(For an overview of this series, please read this post.)
I can’t stress enough the importance of prototype and validating your Metro apps early and often during development. You, or your team, may have a Metro app in mind. Perhaps you’ve even gone through the planning and have answered the questions raised in this series of blog posts. However, you need to keep in mind that you and/or your team are a small number of individuals. You need to know how your true end users will view your application. If you don’t, you will end up simply creating an application for yourself.
You want to be sure to start getting this feedback early on in the development process. It’s easier to address issues as they arise rather than waiting until the end of the development cycle. If you’re practicing Agile software development practices, you are (or should be) doing this already.
With that said, I’d recommend getting a good understanding of Microsoft’s UX guidelines for Metro style applications. Microsoft has spent a great deal of time and money researching, developing, and refining these guidelines, and they’re giving them to you for free, so take advantage. In particular, make sure you understand the following fundamentals:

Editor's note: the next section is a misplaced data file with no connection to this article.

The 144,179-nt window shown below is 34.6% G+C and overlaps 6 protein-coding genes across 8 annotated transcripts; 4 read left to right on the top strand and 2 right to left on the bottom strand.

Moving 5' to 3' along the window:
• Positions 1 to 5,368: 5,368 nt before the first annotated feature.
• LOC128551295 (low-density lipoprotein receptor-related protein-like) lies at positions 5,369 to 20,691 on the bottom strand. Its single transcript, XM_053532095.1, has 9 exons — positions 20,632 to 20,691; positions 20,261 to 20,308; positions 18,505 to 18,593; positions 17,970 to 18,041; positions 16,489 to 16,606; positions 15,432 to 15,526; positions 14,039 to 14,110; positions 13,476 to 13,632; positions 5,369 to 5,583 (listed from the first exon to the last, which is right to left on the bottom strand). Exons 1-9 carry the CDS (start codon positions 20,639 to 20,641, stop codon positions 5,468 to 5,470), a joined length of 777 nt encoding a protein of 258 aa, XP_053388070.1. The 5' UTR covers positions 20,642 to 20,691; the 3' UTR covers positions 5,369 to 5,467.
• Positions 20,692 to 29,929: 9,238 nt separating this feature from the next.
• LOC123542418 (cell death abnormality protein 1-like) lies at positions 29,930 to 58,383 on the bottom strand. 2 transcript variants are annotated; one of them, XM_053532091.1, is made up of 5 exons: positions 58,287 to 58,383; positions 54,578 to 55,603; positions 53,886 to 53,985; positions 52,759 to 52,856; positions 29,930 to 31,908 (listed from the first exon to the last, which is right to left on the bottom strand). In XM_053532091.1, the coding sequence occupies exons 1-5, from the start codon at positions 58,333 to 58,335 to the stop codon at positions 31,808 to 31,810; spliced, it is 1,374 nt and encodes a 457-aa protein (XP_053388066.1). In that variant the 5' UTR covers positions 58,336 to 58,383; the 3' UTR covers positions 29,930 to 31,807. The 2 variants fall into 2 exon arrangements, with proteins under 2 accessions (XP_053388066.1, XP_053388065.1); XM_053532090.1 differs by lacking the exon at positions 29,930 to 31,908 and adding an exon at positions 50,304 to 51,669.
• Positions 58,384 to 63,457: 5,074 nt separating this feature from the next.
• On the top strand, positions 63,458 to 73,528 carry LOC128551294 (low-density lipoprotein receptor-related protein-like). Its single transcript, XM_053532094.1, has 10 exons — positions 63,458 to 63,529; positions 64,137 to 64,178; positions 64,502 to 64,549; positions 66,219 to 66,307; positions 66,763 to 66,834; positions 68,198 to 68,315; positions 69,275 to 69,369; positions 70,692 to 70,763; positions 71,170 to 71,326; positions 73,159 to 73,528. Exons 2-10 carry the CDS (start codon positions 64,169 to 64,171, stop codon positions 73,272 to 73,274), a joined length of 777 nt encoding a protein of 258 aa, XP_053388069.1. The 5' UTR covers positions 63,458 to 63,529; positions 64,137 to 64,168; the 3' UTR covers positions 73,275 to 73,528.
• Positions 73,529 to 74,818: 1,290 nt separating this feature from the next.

- Splash screen: Use the splash screen to smooth the transition between when people launch your app and when it’s ready for use. The splash screen should subtly reinforce your brand with your users, not distract them or advertise to them.
- Suspend and resume app state: Users will switch your app on and off the screen, and Windows will terminate it in the background when it is unused. You should save and resume the app state when possible to maintain context.
- Auto-launching and “Open With”: Launch the default app for a file type or protocol from your app.
- Globalization, localization, and app resources: Windows is used worldwide, so you need to design your app so that resources, such as strings and images, are separated from their code, to help make localization easy.
- Accessibility: Make your app available to all users regardless of their abilities, disabilities, or preferences. If you use the built-in UI controls, you get accessibility for free. When you need to create custom controls.
- App help: Provide help or troubleshooting tips to your users.
- Store categories: Learn how to create great apps for specific Windows Store categories, like games or entertainment.
Mastering these fundamentals is not a substitute for the prototyping process, but they can help you avoid usability issues that may come up as part of the validation process.
Next up, about the logo.